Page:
“The Journey”: The Winners of the ALCS and CILIP CKG 2016 Writing Competition

ALCS is a long-time supporter of the hugely successful CILIP Carnegie and Kate Greenaway Medals annual shadowing scheme, in which tens of thousands of children in schools and libraries across the country read the books shortlisted for both Medals, argue with each other over which is the best, post reviews and vote for their own favourites, before the official winners are announced.

Winner: Sejal Gautam, aged 12, Kendrick School, Reading

Good bye

“Haridwar, please.”

The taxi driver smiles at my accent as I stumble away from the airport in the sweltering heat and flop into the air-conditioned yellow taxi, clutching the urn of ashes. I grit my teeth in fear as the driver ignores the dreadful traffic, horns of cars and the bumps in the road that make me feel privileged to have safe drivers in England. The next four hours stretch out in front of me.

Two days ago, before my father had appeared in my life and given me my dead mother’s ashes alongside a ticket to India, I thought I was an orphan. It turns out I am half Indian, have relatives in India and a father who I didn’t know existed. I was shocked.

As we begin to reach Haridwar, an important Hindu pilgrimage where people spread ashes and wash away their sins, I wonder who my mother was. What did she look like? Why did she abandon me? A tear rolls down my cheek as I realise how lost I feel- in an unknown place with the ashes of the mother that I would never know. The taxi splutters to a stop and I pay the driver.

A sea of people in orange clothing bathe in the River Ganges as tourists buy food from food stalls. I take a deep breath and approach an old woman who holds a sign with my name on it. My grandmother. She realises and, sobbing, folds me in her arms, whispering loving words in my ear. My anger subsides into grief.

We approach a priest who gives us flowers and tells us to kneel by the river. I open the lid to the ashes and gently pour them into the river, watching my mother be free, with the water.

Second place – Jessica Rufus, aged 12, Chislehurst and Sidcup Grammar, Sidcup



She chatted eagerly – and almost endlessly – as he listened.
From the shelf he looked down at her and smiled warmly. He looked back at the shelf and picked up a box of cereal, which he carefully placed into the basket that hung from his left arm, before then reaching out his free hand for hers to hold.
She took it and grinned, her beautiful young face bright and flawless.

Together they walked; until she spotted the toys’ aisle.
She tugged gently to signal for him to let go, and then skipped over to look, leaving him behind.
For some time she carefully surveyed the rows upon rows of stuffed animals, dolls and plastic models; before suddenly remembering the brother she’d left behind.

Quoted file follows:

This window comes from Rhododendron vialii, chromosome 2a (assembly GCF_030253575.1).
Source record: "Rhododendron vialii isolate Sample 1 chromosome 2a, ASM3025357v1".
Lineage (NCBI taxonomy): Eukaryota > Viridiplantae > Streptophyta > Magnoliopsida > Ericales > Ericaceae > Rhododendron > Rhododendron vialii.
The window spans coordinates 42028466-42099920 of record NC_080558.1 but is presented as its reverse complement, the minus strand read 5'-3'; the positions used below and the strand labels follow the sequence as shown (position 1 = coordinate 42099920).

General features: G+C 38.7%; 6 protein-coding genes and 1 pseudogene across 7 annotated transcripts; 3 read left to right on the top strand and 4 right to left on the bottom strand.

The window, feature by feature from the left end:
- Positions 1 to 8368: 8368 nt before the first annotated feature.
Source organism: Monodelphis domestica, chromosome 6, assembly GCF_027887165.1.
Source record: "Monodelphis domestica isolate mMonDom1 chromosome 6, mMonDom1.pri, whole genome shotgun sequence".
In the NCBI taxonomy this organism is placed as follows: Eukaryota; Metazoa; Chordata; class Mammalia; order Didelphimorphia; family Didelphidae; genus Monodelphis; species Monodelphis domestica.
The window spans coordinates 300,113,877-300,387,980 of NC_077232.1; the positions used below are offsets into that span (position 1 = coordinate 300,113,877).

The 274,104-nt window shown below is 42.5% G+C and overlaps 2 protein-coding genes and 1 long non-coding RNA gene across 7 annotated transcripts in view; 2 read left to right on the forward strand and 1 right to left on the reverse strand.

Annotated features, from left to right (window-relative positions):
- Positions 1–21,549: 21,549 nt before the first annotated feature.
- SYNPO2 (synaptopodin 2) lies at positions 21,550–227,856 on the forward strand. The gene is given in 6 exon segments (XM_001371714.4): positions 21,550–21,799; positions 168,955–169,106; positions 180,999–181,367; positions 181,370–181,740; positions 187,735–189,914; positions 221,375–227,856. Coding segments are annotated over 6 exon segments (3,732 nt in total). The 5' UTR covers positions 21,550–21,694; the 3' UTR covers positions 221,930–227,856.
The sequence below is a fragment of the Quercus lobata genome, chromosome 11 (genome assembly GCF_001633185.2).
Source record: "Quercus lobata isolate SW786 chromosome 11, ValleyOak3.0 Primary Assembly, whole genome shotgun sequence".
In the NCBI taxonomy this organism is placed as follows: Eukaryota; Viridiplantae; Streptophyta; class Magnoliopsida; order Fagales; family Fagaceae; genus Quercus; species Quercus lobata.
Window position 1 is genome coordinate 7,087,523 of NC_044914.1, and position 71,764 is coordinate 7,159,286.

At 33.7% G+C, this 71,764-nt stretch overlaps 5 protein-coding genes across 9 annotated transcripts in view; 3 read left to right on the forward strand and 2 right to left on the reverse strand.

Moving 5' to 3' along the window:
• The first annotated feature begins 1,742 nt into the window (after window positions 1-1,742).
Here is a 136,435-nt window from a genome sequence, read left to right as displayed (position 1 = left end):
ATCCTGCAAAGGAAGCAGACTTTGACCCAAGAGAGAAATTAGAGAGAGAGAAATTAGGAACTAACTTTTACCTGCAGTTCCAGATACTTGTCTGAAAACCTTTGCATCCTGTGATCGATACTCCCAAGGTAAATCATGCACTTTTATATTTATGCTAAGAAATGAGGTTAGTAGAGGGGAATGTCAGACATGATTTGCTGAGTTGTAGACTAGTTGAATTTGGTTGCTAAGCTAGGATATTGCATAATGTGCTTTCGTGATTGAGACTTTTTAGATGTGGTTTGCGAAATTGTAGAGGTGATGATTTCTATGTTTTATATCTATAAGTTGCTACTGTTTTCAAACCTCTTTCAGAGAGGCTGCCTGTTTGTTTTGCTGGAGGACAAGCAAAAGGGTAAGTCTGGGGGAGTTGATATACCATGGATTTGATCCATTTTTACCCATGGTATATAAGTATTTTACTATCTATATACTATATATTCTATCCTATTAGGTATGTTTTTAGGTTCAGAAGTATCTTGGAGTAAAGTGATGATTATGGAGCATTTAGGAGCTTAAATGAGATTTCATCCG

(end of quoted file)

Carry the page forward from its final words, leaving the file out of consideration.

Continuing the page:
She spun round to see him, but only to greet – nothing.

And a horrible realisation dawned upon her.

She hurried past the meats, the milk and bread, her anxiety building.

She wandered aimlessly, weaving her wat through the maze of shelves and people.
She paced, barely containing the fear she could sense welling up inside her.
She began to count her steps; 7 strides past the shelves of soaps. Two right turns into the medicines aisle. Another 18 strides. Straight forwards, into the bakery aisle again.

By now she was panicking.
She slipped to the floor and almost burst into tears-
She suddenly heard a familiar voice, calling out to her, calling her name.

Instantly, she was on her feet, bounding towards the sound.
She approached the end of the aisle, turning the corner only to find…

Before he could react, she had already embraced him, holding as if she’d never let go.

Finally, she stepped back and smiled.

He reached his hand out for hers to hold.
She took it and together they walked.


Third place: Alexandra Vargova, aged 14, The Hammond School, Chester

The Journey that Changed Everything

There once was a girl called Alex. Alex was six years old living with her mother and her father. Her favourite hobby was martial arts. Everyday Alex came home with purple bruises on her limbs. In her room, with gold, silver, and bronze medals hanging on her bed, she practised and practised until she could no longer stand.

“I’ve always been a bit of a tomboy, never liked pink never wore skirts and I was mainly friends with boys.”

Each day after school her and her best friend Lexi trained hard for competitions.

“When I’m in that room I feel powerful, I feel like I don’t have to be scared of anything”

Alex was the smallest girl in her school, very fragile, until it came to 4:30. That’s when she became herself.

Years went by and Alex’s mother decided it was time to move. But this was a bigger move than anyone expected.

“And that was the last time I saw that place.”

They travelled six hours from Slovakia to England. Alex was very anxious and very nervous. However, there was a bit of excitement flowing inside her blood.

“It’s the first day of school and I’ve never been more nervous. I walk in and everyone is staring at me, I feel different.”

Alex soon learnt English and was getting better and better each day. Two years passed and Alex is thinking about high school .Out of nowhere the principal told Alex to audition for The Hammond. A performing arts school.

“I have never danced in my life before and now I have to audition to go to a ballet school? God help me!”
There once was a girl called Alex. Alex is 14 years old living with her mother, father and sister. And Alex is a dance student at The Hammond School.